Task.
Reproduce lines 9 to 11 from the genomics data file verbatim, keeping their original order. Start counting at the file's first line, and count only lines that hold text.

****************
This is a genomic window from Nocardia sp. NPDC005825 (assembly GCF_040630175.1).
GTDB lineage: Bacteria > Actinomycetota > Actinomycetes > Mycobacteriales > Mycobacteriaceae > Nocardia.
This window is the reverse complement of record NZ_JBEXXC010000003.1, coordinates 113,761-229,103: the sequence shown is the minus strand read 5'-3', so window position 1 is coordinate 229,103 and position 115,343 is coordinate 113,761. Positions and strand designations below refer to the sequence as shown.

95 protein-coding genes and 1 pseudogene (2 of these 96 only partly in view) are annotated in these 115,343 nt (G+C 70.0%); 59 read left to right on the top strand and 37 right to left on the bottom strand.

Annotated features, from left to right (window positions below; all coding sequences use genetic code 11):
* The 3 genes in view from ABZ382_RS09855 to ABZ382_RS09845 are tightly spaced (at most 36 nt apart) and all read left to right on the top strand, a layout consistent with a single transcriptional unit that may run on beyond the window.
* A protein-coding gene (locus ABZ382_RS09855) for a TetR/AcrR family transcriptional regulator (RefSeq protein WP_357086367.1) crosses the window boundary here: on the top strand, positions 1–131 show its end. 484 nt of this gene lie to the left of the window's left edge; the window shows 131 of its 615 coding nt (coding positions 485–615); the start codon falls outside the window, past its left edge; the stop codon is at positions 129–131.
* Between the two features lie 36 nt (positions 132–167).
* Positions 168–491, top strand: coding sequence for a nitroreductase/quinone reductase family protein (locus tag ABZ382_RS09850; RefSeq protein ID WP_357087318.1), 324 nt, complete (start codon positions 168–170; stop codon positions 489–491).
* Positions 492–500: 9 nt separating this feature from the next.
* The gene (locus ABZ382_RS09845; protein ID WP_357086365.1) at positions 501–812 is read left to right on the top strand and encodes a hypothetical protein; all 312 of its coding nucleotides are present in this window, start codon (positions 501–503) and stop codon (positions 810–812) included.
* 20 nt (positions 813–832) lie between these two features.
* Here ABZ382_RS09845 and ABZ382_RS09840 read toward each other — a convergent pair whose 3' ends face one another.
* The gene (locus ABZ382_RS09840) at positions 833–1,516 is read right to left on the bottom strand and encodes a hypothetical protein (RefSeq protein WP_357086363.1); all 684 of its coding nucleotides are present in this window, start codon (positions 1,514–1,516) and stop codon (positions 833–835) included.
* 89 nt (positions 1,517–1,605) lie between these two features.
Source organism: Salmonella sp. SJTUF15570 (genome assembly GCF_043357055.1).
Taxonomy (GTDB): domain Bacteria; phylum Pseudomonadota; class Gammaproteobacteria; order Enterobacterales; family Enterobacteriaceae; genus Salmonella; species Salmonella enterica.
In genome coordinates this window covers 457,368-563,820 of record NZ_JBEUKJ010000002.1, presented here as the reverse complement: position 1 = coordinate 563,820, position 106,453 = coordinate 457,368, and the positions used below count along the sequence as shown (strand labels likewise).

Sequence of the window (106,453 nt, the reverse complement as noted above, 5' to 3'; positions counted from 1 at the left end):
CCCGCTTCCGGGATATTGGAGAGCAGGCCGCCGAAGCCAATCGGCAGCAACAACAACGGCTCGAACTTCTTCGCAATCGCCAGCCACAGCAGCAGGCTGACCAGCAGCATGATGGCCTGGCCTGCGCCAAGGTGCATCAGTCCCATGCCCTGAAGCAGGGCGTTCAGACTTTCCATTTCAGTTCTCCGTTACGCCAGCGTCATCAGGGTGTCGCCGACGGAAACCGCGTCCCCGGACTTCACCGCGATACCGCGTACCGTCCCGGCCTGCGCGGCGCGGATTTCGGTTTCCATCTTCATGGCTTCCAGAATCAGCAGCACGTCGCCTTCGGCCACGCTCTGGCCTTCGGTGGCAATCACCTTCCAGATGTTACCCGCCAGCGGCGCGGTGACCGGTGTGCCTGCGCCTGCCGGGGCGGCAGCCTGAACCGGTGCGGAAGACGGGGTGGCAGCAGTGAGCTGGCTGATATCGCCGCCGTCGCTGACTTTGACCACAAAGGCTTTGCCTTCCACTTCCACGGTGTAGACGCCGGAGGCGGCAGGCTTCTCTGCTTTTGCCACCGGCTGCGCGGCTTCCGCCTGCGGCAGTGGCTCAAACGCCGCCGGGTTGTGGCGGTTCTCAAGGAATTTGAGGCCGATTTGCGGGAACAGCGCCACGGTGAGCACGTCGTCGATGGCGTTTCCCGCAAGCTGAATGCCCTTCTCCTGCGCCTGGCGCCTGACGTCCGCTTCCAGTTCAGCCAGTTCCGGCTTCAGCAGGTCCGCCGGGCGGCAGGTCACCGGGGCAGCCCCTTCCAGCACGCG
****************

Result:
* Positions 168–491, top strand: coding sequence for a nitroreductase/quinone reductase family protein (locus tag ABZ382_RS09850; RefSeq protein ID WP_357087318.1), 324 nt, complete (start codon positions 168–170; stop codon positions 489–491).
* Positions 492–500: 9 nt separating this feature from the next.
* The gene (locus ABZ382_RS09845; protein ID WP_357086365.1) at positions 501–812 is read left to right on the top strand and encodes a hypothetical protein; all 312 of its coding nucleotides are present in this window, start codon (positions 501–503) and stop codon (positions 810–812) included.